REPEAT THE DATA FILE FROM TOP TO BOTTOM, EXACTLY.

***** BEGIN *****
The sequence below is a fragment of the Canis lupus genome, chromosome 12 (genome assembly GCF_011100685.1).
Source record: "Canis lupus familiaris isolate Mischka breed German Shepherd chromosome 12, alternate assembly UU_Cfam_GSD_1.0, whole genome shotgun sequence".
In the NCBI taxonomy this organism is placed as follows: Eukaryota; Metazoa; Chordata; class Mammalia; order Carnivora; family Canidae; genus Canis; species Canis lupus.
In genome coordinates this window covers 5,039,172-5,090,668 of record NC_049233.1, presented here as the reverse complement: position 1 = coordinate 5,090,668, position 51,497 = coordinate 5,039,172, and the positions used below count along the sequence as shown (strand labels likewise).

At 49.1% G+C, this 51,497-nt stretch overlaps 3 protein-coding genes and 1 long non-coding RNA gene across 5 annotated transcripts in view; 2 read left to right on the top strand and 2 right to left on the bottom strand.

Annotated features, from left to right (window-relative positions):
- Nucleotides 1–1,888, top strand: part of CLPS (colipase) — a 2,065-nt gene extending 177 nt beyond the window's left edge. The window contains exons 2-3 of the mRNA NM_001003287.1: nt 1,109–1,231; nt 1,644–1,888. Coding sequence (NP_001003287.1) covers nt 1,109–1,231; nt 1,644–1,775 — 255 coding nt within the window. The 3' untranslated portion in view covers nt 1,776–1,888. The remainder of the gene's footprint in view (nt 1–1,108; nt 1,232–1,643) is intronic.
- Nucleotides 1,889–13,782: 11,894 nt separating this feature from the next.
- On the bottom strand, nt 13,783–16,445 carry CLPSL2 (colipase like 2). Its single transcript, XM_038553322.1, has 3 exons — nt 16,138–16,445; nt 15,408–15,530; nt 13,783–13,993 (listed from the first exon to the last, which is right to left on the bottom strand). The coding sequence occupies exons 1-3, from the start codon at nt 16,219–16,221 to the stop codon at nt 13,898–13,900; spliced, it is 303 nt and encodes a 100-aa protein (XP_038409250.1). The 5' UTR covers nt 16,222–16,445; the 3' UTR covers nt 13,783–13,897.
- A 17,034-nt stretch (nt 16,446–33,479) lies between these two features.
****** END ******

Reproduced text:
The sequence below is a fragment of the Canis lupus genome, chromosome 12 (genome assembly GCF_011100685.1).
Source record: "Canis lupus familiaris isolate Mischka breed German Shepherd chromosome 12, alternate assembly UU_Cfam_GSD_1.0, whole genome shotgun sequence".
In the NCBI taxonomy this organism is placed as follows: Eukaryota; Metazoa; Chordata; class Mammalia; order Carnivora; family Canidae; genus Canis; species Canis lupus.
In genome coordinates this window covers 5,039,172-5,090,668 of record NC_049233.1, presented here as the reverse complement: position 1 = coordinate 5,090,668, position 51,497 = coordinate 5,039,172, and the positions used below count along the sequence as shown (strand labels likewise).

At 49.1% G+C, this 51,497-nt stretch overlaps 3 protein-coding genes and 1 long non-coding RNA gene across 5 annotated transcripts in view; 2 read left to right on the top strand and 2 right to left on the bottom strand.

Annotated features, from left to right (window-relative positions):
- Nucleotides 1–1,888, top strand: part of CLPS (colipase) — a 2,065-nt gene extending 177 nt beyond the window's left edge. The window contains exons 2-3 of the mRNA NM_001003287.1: nt 1,109–1,231; nt 1,644–1,888. Coding sequence (NP_001003287.1) covers nt 1,109–1,231; nt 1,644–1,775 — 255 coding nt within the window. The 3' untranslated portion in view covers nt 1,776–1,888. The remainder of the gene's footprint in view (nt 1–1,108; nt 1,232–1,643) is intronic.
- Nucleotides 1,889–13,782: 11,894 nt separating this feature from the next.
- On the bottom strand, nt 13,783–16,445 carry CLPSL2 (colipase like 2). Its single transcript, XM_038553322.1, has 3 exons — nt 16,138–16,445; nt 15,408–15,530; nt 13,783–13,993 (listed from the first exon to the last, which is right to left on the bottom strand). The coding sequence occupies exons 1-3, from the start codon at nt 16,219–16,221 to the stop codon at nt 13,898–13,900; spliced, it is 303 nt and encodes a 100-aa protein (XP_038409250.1). The 5' UTR covers nt 16,222–16,445; the 3' UTR covers nt 13,783–13,897.
- A 17,034-nt stretch (nt 16,446–33,479) lies between these two features.